December 23 2014 Latest news:
Thursday, February 13, 2014
The dangerous online craze NekNominate “is not a game that anyone can win”.
That’s the message from Suffolk’s director of public health Tessa Lindfield about the game which has played a part in the deaths of two men.
Earlier this week we reported that former Colchester Royal Grammar School student Isaac Richardson from Tolleshunt Knights, near Colchester, who is beleievd to have been the first British victim of the so-called ‘NekNominate’ game after downing a lethal concoction of wine and spirits at a backpackers hostel in Woolwich, south London, where he was working part-time.
Health officials and the police have both issued warnings about NekNominate and other online drinking games sweeping across social media.
And the key message is this: Don’t get out of your depth.
The game sees participants drinking, or ‘necking’, large amounts of alcohol, sometimes mixed with other ingredients and often in strange or public places.
They film themselves and then post the video on Facebook where they nominate someone else to continue the game.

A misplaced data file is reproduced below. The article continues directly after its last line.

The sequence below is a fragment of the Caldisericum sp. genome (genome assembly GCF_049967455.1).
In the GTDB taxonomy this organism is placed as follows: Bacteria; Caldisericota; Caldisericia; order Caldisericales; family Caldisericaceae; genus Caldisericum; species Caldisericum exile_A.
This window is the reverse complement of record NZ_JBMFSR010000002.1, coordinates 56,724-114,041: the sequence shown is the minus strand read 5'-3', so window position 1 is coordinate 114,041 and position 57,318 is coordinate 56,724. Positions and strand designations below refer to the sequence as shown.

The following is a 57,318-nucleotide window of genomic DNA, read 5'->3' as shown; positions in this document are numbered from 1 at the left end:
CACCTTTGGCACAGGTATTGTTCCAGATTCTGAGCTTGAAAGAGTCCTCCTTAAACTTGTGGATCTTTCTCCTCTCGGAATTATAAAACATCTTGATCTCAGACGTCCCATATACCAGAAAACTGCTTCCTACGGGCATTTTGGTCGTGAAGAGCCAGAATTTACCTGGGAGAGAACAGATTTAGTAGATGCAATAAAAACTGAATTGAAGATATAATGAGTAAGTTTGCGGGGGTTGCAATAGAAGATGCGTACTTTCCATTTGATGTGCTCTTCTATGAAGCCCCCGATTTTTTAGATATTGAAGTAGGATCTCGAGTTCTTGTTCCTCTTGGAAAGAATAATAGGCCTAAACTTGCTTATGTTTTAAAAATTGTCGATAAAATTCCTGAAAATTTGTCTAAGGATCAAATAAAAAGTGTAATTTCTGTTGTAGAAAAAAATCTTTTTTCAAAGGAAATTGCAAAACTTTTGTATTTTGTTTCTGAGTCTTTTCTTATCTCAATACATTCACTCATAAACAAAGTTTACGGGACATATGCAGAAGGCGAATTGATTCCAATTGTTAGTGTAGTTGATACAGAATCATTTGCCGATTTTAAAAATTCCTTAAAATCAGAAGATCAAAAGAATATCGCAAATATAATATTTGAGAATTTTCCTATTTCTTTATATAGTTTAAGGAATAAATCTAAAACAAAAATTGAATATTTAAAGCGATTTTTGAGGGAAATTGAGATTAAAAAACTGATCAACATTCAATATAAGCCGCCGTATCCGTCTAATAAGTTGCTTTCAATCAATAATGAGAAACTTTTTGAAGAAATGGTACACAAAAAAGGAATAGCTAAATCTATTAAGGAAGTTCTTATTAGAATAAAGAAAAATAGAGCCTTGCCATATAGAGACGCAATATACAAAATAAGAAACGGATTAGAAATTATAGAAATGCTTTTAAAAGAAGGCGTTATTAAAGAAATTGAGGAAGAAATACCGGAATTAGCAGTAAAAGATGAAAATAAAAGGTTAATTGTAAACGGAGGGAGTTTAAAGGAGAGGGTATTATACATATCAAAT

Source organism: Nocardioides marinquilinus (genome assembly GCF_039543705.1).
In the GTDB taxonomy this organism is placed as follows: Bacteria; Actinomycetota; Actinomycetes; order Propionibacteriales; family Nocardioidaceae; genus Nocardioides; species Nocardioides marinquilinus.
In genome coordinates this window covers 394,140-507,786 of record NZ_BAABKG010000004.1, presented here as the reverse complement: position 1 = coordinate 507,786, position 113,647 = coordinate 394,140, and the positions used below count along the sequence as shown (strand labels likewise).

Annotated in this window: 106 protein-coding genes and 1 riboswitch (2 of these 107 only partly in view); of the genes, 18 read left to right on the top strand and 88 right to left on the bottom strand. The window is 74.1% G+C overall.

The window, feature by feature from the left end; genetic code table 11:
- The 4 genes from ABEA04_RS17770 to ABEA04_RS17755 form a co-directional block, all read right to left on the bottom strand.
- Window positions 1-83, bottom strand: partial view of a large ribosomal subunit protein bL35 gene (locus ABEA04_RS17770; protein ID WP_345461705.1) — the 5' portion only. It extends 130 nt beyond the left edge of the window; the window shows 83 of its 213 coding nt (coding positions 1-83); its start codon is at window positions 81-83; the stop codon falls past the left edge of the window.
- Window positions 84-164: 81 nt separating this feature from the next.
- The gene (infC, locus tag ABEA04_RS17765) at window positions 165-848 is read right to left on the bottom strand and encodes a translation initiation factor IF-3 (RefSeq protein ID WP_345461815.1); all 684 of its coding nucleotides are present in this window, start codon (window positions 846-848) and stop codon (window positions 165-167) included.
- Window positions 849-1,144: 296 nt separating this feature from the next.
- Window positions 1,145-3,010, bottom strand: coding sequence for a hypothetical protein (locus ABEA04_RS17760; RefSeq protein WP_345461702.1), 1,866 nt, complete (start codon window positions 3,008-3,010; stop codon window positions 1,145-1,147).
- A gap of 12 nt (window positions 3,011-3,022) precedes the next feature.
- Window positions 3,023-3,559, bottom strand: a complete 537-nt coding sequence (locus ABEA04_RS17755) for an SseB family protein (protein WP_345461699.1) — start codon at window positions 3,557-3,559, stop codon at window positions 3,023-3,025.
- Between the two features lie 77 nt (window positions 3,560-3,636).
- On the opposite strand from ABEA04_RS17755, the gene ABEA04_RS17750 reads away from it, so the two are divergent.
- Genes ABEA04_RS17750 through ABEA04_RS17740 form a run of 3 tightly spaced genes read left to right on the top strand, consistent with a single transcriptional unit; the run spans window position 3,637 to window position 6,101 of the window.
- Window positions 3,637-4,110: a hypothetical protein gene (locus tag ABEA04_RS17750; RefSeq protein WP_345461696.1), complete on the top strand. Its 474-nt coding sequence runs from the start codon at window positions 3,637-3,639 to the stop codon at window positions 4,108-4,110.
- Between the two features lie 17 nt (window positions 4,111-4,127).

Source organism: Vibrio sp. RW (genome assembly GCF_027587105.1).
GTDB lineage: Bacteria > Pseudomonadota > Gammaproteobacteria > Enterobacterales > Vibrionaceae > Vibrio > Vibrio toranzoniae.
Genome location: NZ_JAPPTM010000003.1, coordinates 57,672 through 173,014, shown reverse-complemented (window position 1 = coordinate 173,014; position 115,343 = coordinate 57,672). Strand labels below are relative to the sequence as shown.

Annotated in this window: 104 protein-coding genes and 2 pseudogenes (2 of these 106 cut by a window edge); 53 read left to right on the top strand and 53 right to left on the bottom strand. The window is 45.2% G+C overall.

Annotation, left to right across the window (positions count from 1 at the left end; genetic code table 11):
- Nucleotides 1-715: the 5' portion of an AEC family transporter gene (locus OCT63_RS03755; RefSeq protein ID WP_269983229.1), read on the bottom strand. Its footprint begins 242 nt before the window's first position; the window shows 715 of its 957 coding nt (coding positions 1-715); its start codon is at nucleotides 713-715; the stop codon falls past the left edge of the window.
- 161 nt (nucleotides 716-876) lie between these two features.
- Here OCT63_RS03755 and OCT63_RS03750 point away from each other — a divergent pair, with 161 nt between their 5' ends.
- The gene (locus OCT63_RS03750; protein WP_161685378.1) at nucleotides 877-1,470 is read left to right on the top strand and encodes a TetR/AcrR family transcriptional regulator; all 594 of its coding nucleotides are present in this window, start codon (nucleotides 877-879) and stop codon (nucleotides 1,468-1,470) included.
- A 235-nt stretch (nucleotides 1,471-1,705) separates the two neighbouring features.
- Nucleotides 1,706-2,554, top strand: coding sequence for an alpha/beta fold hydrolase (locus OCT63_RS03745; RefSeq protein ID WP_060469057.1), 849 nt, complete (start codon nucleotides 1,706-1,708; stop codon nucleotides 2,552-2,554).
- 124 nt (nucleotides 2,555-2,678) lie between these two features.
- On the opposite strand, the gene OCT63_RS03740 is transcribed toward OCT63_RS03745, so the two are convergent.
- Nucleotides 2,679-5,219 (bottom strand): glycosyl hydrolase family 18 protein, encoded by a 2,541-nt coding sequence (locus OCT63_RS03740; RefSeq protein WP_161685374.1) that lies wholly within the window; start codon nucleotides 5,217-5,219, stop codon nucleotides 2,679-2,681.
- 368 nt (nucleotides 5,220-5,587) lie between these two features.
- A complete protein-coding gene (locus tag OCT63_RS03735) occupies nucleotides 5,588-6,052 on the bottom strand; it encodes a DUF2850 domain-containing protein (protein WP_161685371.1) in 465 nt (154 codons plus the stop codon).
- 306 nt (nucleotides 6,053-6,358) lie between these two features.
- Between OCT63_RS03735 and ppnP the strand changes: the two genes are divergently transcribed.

Quite apart from the obvious health risks, the problem with this type of thing is that it invites people to go ‘one better’ than others,” Ms Lindfield said.
“The temptation therefore is to escalate the extremity of the behaviour until it gets out of hand, which is unfortunately what we are seeing in a number of cases around the UK.
“Drinking excessive amounts of alcohol - or mixing alcohol with other toxic substances - can lead to tragedy.
“Our advice is to be smart to the dangers and decline any invitations to join in. This is not a game that anyone can win.”
Chief Superintendent Jon Brighton, Suffolk police’s county policing commander, agreed with Ms Lindfield’s comments.
He said: “Neknominate is a worrying trend. We would also advise people to stay away from these types of games as taking part in any dare, especially when there is alcohol involved, risks accident and serious injury.”
Tim Passmore, Suffolk’s police and crime commissioner said: “I am really saddened to hear that young people have died in this very highly dangerous practice.
“It seems that people just don’t consider of the consequences of this grave and foolish act.
“I certainly don’t want to stop people having fun but I really don’t want anyone, under peer pressure, to do anything stupid, which could result in them being criminalised, or even worse affecting their health or threatening their life.
“I am reassured that we have had no reported incidents of anyone coming to harm in Suffolk and I hope that remains the case.”